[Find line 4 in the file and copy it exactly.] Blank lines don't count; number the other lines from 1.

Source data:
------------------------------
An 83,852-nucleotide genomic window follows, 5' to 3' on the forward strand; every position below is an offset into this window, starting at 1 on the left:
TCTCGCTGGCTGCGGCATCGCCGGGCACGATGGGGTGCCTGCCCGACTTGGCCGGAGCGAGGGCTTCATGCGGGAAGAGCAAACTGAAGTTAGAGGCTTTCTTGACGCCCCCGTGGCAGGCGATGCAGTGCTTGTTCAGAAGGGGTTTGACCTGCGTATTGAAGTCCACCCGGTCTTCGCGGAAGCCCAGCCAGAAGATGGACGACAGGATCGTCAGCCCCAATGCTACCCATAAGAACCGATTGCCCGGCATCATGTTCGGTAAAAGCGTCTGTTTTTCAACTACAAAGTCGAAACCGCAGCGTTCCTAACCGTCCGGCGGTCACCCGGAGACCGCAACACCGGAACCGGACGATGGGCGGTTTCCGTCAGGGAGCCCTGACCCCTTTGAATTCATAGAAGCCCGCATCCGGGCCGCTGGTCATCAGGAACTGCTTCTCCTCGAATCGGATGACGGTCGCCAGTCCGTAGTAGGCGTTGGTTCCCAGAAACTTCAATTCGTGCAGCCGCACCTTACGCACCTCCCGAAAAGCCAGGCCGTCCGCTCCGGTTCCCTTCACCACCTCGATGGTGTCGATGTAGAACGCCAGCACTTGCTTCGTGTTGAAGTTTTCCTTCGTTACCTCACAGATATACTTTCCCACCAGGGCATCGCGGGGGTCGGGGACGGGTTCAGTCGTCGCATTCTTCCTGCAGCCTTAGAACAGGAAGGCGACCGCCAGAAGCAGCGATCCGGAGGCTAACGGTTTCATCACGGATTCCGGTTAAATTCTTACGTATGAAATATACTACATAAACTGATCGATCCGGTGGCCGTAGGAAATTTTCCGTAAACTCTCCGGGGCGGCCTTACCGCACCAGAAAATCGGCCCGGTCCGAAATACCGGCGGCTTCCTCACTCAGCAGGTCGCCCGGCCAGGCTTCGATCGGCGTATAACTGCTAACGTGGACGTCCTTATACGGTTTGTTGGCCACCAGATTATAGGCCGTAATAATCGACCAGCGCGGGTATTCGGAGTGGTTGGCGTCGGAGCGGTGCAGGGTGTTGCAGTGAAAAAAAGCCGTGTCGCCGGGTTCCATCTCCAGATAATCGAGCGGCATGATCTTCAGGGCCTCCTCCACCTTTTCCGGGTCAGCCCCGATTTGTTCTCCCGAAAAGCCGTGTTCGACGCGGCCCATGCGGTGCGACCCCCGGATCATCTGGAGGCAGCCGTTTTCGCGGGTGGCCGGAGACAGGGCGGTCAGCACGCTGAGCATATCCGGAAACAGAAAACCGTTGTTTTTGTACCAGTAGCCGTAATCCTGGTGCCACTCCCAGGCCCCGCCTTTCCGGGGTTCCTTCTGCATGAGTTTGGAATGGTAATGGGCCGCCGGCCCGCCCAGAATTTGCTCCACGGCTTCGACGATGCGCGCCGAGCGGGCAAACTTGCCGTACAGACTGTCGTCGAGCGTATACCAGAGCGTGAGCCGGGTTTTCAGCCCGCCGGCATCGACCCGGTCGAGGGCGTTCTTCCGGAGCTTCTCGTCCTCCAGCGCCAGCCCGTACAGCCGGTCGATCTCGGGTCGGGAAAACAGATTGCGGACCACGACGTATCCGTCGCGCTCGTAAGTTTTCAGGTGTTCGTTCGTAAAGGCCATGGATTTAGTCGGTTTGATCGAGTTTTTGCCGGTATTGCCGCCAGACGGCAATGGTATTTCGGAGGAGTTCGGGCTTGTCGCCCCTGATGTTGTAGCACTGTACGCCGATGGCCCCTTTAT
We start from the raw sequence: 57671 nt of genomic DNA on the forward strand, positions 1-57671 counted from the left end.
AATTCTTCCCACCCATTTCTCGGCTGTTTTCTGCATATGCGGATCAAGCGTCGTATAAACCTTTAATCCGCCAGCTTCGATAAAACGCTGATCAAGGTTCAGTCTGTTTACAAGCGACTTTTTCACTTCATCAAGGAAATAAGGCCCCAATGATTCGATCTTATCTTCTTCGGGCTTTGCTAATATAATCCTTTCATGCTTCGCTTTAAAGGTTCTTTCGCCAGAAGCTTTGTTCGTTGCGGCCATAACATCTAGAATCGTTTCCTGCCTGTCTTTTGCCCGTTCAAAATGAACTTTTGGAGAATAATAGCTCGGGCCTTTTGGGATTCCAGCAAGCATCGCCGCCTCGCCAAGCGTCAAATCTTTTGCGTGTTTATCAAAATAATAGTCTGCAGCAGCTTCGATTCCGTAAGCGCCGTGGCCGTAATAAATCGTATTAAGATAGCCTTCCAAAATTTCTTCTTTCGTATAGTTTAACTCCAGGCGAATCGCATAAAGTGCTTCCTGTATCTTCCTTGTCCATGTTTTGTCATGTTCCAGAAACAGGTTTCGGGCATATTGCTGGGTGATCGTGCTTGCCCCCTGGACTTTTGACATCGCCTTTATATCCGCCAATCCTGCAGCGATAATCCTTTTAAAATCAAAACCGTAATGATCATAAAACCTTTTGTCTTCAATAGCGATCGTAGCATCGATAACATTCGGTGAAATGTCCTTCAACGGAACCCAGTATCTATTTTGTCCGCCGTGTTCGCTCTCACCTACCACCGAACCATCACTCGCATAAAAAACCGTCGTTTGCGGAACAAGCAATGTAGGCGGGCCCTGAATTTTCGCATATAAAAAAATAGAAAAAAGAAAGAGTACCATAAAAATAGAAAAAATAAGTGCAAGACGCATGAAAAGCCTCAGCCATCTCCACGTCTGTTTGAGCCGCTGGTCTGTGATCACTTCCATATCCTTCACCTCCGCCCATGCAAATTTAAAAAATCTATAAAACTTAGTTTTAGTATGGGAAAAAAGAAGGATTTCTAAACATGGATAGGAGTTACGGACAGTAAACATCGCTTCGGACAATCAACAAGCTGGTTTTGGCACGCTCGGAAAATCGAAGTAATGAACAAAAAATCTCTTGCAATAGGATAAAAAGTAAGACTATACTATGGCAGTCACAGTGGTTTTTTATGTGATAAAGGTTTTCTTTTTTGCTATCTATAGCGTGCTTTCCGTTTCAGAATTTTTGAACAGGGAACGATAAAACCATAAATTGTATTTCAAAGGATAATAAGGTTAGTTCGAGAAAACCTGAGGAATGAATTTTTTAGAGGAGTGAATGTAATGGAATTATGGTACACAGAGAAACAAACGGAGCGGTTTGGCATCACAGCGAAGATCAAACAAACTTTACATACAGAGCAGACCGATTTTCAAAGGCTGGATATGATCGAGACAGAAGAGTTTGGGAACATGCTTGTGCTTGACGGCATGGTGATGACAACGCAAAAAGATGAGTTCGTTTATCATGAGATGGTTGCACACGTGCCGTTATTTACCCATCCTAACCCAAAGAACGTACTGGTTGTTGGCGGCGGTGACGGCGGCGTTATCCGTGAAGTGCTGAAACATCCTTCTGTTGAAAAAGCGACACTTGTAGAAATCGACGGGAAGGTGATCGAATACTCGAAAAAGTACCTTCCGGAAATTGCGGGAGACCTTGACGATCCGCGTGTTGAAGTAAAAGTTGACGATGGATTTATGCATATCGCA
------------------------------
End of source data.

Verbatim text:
AATTCTTCCCACCCATTTCTCGGCTGTTTTCTGCATATGCGGATCAAGCGTCGTATAAACCTTTAATCCGCCAGCTTCGATAAAACGCTGATCAAGGTTCAGTCTGTTTACAAGCGACTTTTTCACTTCATCAAGGAAATAAGGCCCCAATGATTCGATCTTATCTTCTTCGGGCTTTGCTAATATAATCCTTTCATGCTTCGCTTTAAAGGTTCTTTCGCCAGAAGCTTTGTTCGTTGCGGCCATAACATCTAGAATCGTTTCCTGCCTGTCTTTTGCCCGTTCAAAATGAACTTTTGGAGAATAATAGCTCGGGCCTTTTGGGATTCCAGCAAGCATCGCCGCCTCGCCAAGCGTCAAATCTTTTGCGTGTTTATCAAAATAATAGTCTGCAGCAGCTTCGATTCCGTAAGCGCCGTGGCCGTAATAAATCGTATTAAGATAGCCTTCCAAAATTTCTTCTTTCGTATAGTTTAACTCCAGGCGAATCGCATAAAGTGCTTCCTGTATCTTCCTTGTCCATGTTTTGTCATGTTCCAGAAACAGGTTTCGGGCATATTGCTGGGTGATCGTGCTTGCCCCCTGGACTTTTGACATCGCCTTTATATCCGCCAATCCTGCAGCGATAATCCTTTTAAAATCAAAACCGTAATGATCATAAAACCTTTTGTCTTCAATAGCGATCGTAGCATCGATAACATTCGGTGAAATGTCCTTCAACGGAACCCAGTATCTATTTTGTCCGCCGTGTTCGCTCTCACCTACCACCGAACCATCACTCGCATAAAAAACCGTCGTTTGCGGAACAAGCAATGTAGGCGGGCCCTGAATTTTCGCATATAAAAAAATAGAAAAAAGAAAGAGTACCATAAAAATAGAAAAAATAAGTGCAAGACGCATGAAAAGCCTCAGCCATCTCCACGTCTGTTTGAGCCGCTGGTCTGTGATCACTTCCATATCCTTCACCTCCGCCCATGCAAATTTAAAAAATCTATAAAACTTAGTTTTAGTATGGGAAAAAAGAAGGATTTCTAAACATGGATAGGAGTTACGGACAGTAAACATCGCTTCGGACAATCAACAAGCTGGTTTTGGCACGCTCGGAAAATCGAAGTAATGAACAAAAAATCTCTTGCAATAGGATAAAAAGTAAGACTATACTATGGCAGTCACAGTGGTTTTTTATGTGATAAAGGTTTTCTTTTTTGCTATCTATAGCGTGCTTTCCGTTTCAGAATTTTTGAACAGGGAACGATAAAACCATAAATTGTATTTCAAAGGATAATAAGGTTAGTTCGAGAAAACCTGAGGAATGAATTTTTTAGAGGAGTGAATGTAATGGAATTATGGTACACAGAGAAACAAACGGAGCGGTTTGGCATCACAGCGAAGATCAAACAAACTTTACATACAGAGCAGACCGATTTTCAAAGGCTGGATATGATCGAGACAGAAGAGTTTGGGAACATGCTTGTGCTTGACGGCATGGTGATGACAACGCAAAAAGATGAGTTCGTTTATCATGAGATGGTTGCACACGTGCCGTTATTTACCCATCCTAACCCAAAGAACGTACTGGTTGTTGGCGGCGGTGACGGCGGCGTTATCCGTGAAGTGCTGAAACATCCTTCTGTTGAAAAAGCGACACTTGTAGAAATCGACGGGAAGGTGATCGAATACTCGAAAAAGTACCTTCCGGAAATTGCGGGAGACCTTGACGATCCGCGTGTTGAAGTAAAAGTTGACGATGGATTTATGCATATCGCA